The reason we spend less in Lidl and Aldi isn’t only because the prices.  It’s because we aren’t seduced into buying more stuff while we are getting what we actually need (and for what it’s worth, I do get utterly fed up with the discounts in Sainsbury’s on bulk buys of perishables – I don’t want to binge on fucking bread!).

What has all this to do with TV audiences?

Consider a couple of things.

What to innovate and why

I watched this programme on my Virgin Tivo PVR.  I watched some of the adverts and fast-forwarded some others.  If I’d avoided the adverts, I’d have been subsidised by the people watching the adverts on TV.  I’m like a person getting home deliveries and being subsidised for the privilege by the people who go to the shop.

For a supermarket, innovating might have involved scaling things back – concentrating on the staples shoppers actually buy.  Not offering loss-making deliveries to people who spend less money.  TV channels have to offer on-demand services and more chances to watch programmes, but if you’re a broadcaster you’re about wonderful big programmes aimed at broad audiences, NOT an illusion of personalised relationships.  The priority is finding those big programmes – and innovating there, not in delivery systems which lose money.

Waitrose Holloway: it's posher, and these days I get over-stimulated by the choice

Waitrose Holloway: it’s posher, and these days I get over-stimulated by the choice

The problem of choice

Yes, we like choice – it’s what being modern and developed is all about.. limitless choice, but as with food, the same for television: most people don’t, generally use much of the choice they have.  The average person watches around 4 channels each day.  As this advert from Freeview says, 95% of what we watch is available free on Freeview.  All the extra premium channels add up to relatively small viewing. Supermarkets gain from processing staples and adding a premium price (just as marketers have done to staples such as rice, flour and horse-meat).

So Lidl and Aldi are to Tesco and Sainsburys as Freeview is to Sky or BT Sport – offering what people what they need and not all the occasional fluff they don’t.

A sense of perspective

We learned today that Aldi and Lidl are growing, but their combined share is still only 8.4%.  Impressive, but only half of Sainsbury’s or Asda, and a third of Tesco.   Tesco’s share price has dropped by 28% in a year – and people are writing it off the way they used to write off ITV (and we can see what happened to them…)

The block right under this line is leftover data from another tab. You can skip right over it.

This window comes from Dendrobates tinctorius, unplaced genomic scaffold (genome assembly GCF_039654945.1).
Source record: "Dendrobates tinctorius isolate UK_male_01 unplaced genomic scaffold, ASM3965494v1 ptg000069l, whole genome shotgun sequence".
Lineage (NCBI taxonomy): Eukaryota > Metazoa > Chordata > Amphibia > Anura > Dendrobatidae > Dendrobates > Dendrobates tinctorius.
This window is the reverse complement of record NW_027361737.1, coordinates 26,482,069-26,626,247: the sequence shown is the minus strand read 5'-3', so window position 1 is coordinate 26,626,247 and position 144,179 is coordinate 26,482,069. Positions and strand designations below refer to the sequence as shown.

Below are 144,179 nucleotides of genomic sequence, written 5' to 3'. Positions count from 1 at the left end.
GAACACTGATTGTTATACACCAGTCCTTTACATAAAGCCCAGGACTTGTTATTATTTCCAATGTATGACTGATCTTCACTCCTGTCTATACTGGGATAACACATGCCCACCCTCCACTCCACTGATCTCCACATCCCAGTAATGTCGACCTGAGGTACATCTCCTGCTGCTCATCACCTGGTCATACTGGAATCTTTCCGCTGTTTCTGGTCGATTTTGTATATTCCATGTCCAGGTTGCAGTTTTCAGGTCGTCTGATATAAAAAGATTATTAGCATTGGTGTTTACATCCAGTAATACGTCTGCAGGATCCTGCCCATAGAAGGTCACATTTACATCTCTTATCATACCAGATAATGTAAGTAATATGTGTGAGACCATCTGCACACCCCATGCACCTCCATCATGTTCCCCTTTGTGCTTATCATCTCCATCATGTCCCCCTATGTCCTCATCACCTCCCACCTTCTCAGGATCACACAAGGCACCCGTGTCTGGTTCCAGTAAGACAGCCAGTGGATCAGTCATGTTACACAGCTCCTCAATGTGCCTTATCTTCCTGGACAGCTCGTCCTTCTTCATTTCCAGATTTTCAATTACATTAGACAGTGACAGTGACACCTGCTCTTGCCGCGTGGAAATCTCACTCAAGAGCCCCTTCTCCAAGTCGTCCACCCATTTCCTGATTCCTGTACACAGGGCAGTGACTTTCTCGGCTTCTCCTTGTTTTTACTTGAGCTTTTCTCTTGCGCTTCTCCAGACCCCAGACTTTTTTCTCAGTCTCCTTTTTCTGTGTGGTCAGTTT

How do Tesco and the others compete with Aldi and Lidl? By diverting some of the subsidies to online shoppers into the quality of the in-store experience, AND by offering quick-shop options and special stores, with far fewer choices, to people who want to come in and out quickly.  Why not call it Tesc or Tesl?  Or Sndl?

And they could ignore some of the wilder forecasts of their demise just as sensible TV channels do.

Consumer power?

Finally,… if you want a sledgehammer to make this supermarket /broadcaster analogy even more obvious…. the conclusion of this Dispatches programme was the usual mantra that the consumer is now in charge.  Aah yes. Consumers  are expressing their choice by giving it to discounters…

And yet, the wealthiest people in Europe we are told, are not into oil, or banks… no, they’re the people who own Zara, Lidl, Aldi, and H&M.

.So just as the internet has ushered in consumer power, and they‘ve chosen to give it all to Google, Amazon and Facebook, so shoppers are now in charge but giving it to the usual limited crowd.  When it comes to television programmes, the consumer has more choice than ever, which is great.  But we shouldn’t be fooled into thinking that the new players in TV – US tech firms which could buy up TV channels and barely notice it in their balance sheet – are about giving consumers more power.  Aldi and Lidl may not be monopolists, but the threat to television is coming from people who would like to be (and in some respects are already)